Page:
2. I have worked for some families and the mom is jealous of the relationship with me and their child! I had one lady tell me she was letting me go because she believed that I was becoming to close with her nine year old daughter! I was like "WHAT" are you kidding me! I did have a good relationship with the lil girl and the boy because they were homeschooled and we were able to do a lot of things and have fun! So the mom fired me and told me she was sorry but she was looking for someone who would not steal her childrens affection away from their mother! I was like okay, but thank you anyway I am sorry I wasnt more of a help for you!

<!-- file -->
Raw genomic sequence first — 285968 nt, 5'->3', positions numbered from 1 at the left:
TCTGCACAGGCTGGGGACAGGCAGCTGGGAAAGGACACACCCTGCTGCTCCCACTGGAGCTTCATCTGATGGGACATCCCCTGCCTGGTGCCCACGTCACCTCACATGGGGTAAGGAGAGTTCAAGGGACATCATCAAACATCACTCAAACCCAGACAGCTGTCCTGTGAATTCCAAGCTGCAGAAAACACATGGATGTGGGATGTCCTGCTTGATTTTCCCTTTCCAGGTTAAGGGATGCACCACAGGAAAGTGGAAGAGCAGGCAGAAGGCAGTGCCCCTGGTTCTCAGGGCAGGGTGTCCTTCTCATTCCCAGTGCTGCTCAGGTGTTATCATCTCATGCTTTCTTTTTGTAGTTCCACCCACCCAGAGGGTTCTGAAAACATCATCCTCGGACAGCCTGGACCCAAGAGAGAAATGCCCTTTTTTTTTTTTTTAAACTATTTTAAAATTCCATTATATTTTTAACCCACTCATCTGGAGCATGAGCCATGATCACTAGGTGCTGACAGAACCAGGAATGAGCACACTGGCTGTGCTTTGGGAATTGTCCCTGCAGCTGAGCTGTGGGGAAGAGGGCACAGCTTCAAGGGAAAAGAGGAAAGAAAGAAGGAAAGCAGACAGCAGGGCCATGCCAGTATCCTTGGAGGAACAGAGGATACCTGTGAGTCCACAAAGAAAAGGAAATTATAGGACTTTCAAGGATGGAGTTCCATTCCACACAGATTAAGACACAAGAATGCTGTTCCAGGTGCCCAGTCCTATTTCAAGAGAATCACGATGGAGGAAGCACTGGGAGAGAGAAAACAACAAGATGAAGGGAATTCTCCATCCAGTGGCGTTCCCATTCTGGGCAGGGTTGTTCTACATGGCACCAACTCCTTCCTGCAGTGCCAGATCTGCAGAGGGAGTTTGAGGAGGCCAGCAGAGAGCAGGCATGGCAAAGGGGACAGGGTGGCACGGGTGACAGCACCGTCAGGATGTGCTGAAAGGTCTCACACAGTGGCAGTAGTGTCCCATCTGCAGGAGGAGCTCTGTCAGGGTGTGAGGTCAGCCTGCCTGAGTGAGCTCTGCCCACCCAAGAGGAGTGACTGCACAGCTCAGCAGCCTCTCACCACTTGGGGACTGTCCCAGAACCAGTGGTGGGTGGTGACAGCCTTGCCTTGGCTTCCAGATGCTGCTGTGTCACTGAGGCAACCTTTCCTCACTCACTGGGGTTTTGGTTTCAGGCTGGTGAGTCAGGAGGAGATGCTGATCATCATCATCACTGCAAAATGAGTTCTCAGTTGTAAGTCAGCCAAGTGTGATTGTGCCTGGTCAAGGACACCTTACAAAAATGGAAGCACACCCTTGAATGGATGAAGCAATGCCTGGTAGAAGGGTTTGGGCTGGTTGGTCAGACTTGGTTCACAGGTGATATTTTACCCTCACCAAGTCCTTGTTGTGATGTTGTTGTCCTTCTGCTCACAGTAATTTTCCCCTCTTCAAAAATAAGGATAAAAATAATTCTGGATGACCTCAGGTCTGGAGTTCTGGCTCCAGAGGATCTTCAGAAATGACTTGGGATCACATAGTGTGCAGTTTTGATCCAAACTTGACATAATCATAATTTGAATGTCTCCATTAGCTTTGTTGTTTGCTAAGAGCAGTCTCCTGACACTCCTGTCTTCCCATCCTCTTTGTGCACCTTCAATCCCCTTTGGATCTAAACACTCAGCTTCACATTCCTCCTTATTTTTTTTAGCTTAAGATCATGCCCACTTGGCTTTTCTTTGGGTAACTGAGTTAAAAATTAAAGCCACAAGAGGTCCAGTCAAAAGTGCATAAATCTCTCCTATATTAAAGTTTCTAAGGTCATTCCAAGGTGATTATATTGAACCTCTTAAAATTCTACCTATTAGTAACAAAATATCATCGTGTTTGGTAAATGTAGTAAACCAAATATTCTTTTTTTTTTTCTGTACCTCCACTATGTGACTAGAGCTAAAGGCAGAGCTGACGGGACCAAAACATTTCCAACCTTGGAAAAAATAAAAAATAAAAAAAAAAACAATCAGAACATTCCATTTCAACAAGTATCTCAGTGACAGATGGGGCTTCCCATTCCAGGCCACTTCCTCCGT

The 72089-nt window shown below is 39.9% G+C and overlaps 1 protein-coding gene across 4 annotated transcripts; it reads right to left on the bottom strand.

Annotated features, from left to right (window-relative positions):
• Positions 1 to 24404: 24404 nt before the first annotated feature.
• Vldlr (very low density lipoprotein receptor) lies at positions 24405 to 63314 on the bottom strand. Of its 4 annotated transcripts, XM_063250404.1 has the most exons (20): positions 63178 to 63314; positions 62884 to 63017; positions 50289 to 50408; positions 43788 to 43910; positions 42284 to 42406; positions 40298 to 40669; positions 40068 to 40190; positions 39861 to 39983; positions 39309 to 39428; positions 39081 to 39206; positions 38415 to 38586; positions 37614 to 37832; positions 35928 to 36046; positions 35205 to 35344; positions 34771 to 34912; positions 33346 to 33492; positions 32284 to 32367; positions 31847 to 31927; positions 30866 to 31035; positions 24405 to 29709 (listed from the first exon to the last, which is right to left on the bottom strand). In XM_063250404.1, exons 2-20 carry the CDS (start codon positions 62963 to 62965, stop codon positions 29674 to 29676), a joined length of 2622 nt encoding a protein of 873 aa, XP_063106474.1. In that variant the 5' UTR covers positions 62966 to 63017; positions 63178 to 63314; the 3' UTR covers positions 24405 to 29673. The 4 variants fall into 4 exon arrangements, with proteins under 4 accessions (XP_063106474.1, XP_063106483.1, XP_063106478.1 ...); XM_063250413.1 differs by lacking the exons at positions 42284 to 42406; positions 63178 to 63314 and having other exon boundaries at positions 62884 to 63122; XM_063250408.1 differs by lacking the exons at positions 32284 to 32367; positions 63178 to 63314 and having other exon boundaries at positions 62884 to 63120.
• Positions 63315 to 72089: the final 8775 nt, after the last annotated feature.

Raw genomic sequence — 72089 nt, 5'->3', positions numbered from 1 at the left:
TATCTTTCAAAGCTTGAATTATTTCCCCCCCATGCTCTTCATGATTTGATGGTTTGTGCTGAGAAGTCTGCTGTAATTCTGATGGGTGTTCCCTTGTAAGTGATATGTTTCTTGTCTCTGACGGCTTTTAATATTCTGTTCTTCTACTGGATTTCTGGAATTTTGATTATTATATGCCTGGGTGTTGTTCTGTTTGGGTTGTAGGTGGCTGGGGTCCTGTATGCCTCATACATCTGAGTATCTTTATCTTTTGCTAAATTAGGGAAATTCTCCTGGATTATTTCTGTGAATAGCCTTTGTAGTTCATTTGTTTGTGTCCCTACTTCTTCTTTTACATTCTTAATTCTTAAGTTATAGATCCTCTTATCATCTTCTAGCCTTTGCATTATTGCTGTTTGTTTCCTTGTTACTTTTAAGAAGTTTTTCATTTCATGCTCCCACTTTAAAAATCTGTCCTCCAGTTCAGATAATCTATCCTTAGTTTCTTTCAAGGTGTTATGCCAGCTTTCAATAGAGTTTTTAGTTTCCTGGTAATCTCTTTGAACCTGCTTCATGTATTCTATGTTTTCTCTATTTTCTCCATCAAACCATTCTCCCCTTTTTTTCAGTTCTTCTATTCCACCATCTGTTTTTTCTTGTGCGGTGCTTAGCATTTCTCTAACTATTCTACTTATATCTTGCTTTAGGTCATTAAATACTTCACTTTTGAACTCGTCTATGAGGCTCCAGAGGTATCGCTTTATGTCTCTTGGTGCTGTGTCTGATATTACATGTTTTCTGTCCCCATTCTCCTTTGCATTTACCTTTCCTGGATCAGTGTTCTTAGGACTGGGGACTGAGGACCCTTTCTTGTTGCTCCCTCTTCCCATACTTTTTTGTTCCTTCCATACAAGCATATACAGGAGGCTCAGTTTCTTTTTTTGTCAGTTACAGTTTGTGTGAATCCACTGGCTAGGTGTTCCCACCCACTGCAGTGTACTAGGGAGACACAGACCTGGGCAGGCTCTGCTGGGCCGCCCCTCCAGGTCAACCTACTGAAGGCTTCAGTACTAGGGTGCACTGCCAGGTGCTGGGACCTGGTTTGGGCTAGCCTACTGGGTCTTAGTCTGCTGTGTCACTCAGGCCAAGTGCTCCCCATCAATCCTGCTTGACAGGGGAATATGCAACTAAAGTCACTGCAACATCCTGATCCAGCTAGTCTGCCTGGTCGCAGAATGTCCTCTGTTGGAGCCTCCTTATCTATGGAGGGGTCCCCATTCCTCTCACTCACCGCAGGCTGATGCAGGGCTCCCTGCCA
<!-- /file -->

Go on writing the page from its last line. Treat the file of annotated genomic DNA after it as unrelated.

3. I love that you mentioned that you work for the parents. Nannies are working to make the parents' life easier. If you can't take direction from the parents and service their needs than you are not a great nanny. Of course you care for the children. But you must must must nurture and encourage the parent and child relationship. If the nanny keeps talking about what she is doing good the parent will resent her. Instead say what the child accomplished. Let the parents know how much the children missed them. Encourage their love for their parents. Let the parents know you are caring for the children in the way they want you to.Mariam from Livingston New Jersey